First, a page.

Friday, 28 May 2021

MLB Streaking, Chelsea's CL Final Form and More

A work trip took me away from betting and blogging for a few days, but a couple of people left comments or sent me emails while I was away. 

David asked for clarification on this comment from my "Never Say Never" post of a couple of weeks back:
The lesson for bettors is that any sporting outcome can be value if the price is high enough. Bet for value, not for who you think will win, and you will be a long term winner. In other words, bet numbers not teams.

What I meant by this is that you shouldn't bet an outcome because you "think" it'll win. You back an outcome because the probability of a win is greater than that implied by the price (odds).

If you are finding value, the profits will come. If you are backing who you think will win with no regard to value, then the losses will come. It's counterintuitive to back an outcome that you don't think will be a winner, but it is often the right thing to do if your goal is to make money rather than provide entertainment. The key to successful betting is to take advantage of those betting for entertainment as well as the uninformed, because it is their money that ultimately tips the scales and offers value to the sharper minded. 

Stewboss commented on the NBA Overs System results for the regular season, writing:

The NBA overs figures are good on the face of it but I feel that results based on the closing line would be a more useful measure. The figures polled from your data source are posted at arbitrary times with no consistency. There are threads on their forum confirming this.

As Voltaire said, "perfect is the enemy of good." As I've written here before, the prices in the Killer Sports database aren't necessarily closing prices, but are:

a representation of the line at which most people bet the game. The Lakers closed at -1, pick and +1 in some places, but they were -2, -1.5 and -1 for most of the day. The closing line, in many cases, is not the line at which most people bet the game.

They will generally be close to the closing prices, and in many markets will be the same, but as Killer Sports point out, even if the total or line moves in the last few minutes before a game starts, not many people will be on at that price since betting has been taking place for some time before, and for events like the Superbowl for a full two weeks. 

They're also the best totals and lines we have, or at least that I know of that are available for free, and they are certainly good enough to use as a basis for identifying areas of market weakness. We can never find mathematical proof for a system since prices / odds are dynamic and if we hesitate too long, we miss the boat altogether.  

Anyone who has followed the NBA Overs system will know that totals sometimes move during the hours prior to a game and if you bet early, sometimes the move will be in your favour, sometimes it'll be against you. Sometimes you can get better than the dime line (1.952) and other times you may get worse, but even if you only got 1.806 on the 1,000+ matches since 2013, you would still be in profit.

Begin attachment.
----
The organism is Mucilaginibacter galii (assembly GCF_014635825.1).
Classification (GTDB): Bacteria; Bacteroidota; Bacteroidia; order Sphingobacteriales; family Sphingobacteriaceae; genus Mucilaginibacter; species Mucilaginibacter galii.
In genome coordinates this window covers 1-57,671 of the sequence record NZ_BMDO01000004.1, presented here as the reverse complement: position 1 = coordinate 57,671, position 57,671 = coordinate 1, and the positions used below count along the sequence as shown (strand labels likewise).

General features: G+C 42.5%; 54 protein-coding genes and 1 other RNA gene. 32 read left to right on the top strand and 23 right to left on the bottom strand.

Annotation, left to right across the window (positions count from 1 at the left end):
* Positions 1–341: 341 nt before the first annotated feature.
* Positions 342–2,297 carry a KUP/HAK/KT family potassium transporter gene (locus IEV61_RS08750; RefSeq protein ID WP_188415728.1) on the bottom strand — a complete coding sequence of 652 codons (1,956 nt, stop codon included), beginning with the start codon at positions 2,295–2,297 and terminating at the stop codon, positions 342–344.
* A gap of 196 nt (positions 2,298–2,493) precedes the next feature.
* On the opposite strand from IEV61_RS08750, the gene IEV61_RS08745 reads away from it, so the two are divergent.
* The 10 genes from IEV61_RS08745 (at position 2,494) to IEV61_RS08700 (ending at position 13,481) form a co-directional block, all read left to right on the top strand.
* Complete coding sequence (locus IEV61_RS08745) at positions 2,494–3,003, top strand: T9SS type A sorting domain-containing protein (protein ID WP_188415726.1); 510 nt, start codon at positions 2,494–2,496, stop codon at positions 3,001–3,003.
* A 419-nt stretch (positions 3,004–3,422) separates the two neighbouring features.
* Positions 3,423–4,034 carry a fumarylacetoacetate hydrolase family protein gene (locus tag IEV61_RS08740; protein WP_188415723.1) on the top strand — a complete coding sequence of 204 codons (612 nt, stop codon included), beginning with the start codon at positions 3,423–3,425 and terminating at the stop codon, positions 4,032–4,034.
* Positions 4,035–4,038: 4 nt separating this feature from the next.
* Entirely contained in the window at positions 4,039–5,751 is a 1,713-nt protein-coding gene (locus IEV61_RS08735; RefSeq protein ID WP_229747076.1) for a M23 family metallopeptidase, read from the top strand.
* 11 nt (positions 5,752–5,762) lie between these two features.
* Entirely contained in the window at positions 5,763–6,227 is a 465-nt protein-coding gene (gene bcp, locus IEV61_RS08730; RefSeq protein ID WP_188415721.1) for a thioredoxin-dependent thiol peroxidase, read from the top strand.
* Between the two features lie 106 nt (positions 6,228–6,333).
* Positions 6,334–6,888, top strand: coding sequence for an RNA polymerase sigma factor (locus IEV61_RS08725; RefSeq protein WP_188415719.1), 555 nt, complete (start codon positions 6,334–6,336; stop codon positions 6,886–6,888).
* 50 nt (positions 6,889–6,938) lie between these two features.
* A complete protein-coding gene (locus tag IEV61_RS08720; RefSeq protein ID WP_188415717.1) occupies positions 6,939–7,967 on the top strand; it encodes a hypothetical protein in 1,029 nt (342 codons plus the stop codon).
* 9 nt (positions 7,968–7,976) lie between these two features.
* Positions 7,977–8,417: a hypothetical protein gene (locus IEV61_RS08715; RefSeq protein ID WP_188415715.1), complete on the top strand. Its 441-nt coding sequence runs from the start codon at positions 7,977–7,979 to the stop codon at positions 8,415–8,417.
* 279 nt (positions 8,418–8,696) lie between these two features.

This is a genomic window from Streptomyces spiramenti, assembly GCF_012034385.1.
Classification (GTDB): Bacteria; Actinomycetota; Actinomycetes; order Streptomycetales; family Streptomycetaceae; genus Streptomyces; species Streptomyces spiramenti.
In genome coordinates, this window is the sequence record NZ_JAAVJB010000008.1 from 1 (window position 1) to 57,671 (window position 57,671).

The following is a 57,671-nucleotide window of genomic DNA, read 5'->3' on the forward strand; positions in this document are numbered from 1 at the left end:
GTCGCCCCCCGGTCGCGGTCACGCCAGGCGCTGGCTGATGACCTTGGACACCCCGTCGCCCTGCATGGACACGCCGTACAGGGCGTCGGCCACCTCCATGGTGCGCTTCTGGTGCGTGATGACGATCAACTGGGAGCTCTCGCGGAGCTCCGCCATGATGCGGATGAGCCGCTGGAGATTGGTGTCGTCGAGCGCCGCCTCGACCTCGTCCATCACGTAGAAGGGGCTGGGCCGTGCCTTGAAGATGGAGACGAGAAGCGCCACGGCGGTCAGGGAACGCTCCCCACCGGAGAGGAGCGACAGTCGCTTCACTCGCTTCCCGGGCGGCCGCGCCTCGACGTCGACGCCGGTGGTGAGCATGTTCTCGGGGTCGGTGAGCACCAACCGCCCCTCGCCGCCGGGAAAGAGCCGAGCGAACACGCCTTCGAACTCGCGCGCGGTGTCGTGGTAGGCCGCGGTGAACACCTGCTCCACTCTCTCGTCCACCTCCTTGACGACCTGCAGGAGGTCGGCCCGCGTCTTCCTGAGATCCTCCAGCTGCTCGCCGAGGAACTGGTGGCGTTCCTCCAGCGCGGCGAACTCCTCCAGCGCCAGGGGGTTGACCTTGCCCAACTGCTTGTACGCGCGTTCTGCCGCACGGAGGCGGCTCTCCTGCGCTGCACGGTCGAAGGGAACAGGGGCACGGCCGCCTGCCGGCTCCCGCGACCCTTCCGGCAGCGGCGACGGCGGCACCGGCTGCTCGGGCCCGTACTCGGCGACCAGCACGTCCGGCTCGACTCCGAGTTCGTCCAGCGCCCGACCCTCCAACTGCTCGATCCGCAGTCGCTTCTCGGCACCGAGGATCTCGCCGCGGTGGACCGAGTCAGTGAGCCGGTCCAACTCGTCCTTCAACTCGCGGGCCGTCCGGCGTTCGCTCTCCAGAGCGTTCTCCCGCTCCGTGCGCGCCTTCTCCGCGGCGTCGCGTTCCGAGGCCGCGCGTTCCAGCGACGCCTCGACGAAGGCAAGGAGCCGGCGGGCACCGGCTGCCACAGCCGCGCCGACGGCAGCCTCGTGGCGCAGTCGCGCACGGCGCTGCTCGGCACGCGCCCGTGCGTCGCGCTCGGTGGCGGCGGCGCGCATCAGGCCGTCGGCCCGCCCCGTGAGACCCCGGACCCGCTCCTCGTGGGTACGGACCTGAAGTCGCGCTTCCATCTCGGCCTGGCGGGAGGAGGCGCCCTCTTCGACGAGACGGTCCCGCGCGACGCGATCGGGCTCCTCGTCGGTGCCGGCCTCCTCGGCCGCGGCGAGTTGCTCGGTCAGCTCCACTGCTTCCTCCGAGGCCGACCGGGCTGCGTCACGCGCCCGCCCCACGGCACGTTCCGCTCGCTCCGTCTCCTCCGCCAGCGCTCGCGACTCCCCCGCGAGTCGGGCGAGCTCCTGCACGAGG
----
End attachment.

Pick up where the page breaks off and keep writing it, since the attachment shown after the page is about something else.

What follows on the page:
The intent isn't to say that if you follow this system, you will have an ROI of 7.9% - you almost certainly won't - but it is to show where the market is inefficient and it's up to each individual to work out for themselves the best way to take advantage of this since we don't all have access to the same sportsbooks and prices. And if anyone has solid closing totals for NBA games, please let me know where they are available and I'll see if the inefficiency is consistent on these. 

The NBA playoffs are currently in progress following the new play-in games, but only one game so far has been a qualifier, but it was another winner at least. 

In the NHL, the playoffs are also moving along, but a small loss so far post season has meant the overall records have taken a slight hit:

There is one Game 7 tonight (Vegas Golden Knights v Minnesota Wild) and possibly another on Monday night if the Montreal Canadiens beat Toronto Maple Leafs tomorrow. 

Since 2012, backing Home teams in Game 7 matches after a loss in Game 6 has an ROI of 23.1% but from just 18 matches so don't get too carried away. 

In the MLB, a couple of wins this week have moved the T-Bone System into green, but it's the hot favourites system which is really paying the bills this season so far, currently on a winning streak of 19 and with just one loss in the last 35 matches. It's not often you get a run this hot in baseball.

Three more selections tonight, and this month is currently the best since August of 2019.  

The Totals Systems combined are comfortably in profit after 179 games (29.96 units) but interestingly all the profit is from Unders with Overs slightly down, although making up ground after a slow start to the season. 

Overall, Unders is the winner in 51.7% of matches, but in our subset of selections, the strike rate is currently 62.9%. 

Looking at the past 17 seasons of Champions League football, the Final has not been profitable for backers of the underdog, which tomorrow means Chelsea. 

The favourite has won 11 of the 17 Finals, with five Draws and only Barcelona's win over Manchester United in 2009 seeing a return for 'dog backers. This game was also the one with the narrowest of differences between finalists. 
A couple of curiousities are that the only Final where an odds-on favourite didn't win was 2012 when Chelsea were again the underdog and held Bayern Munich to a Draw while Chelsea were 
also underdogs in 2008 with another Draw the result. 

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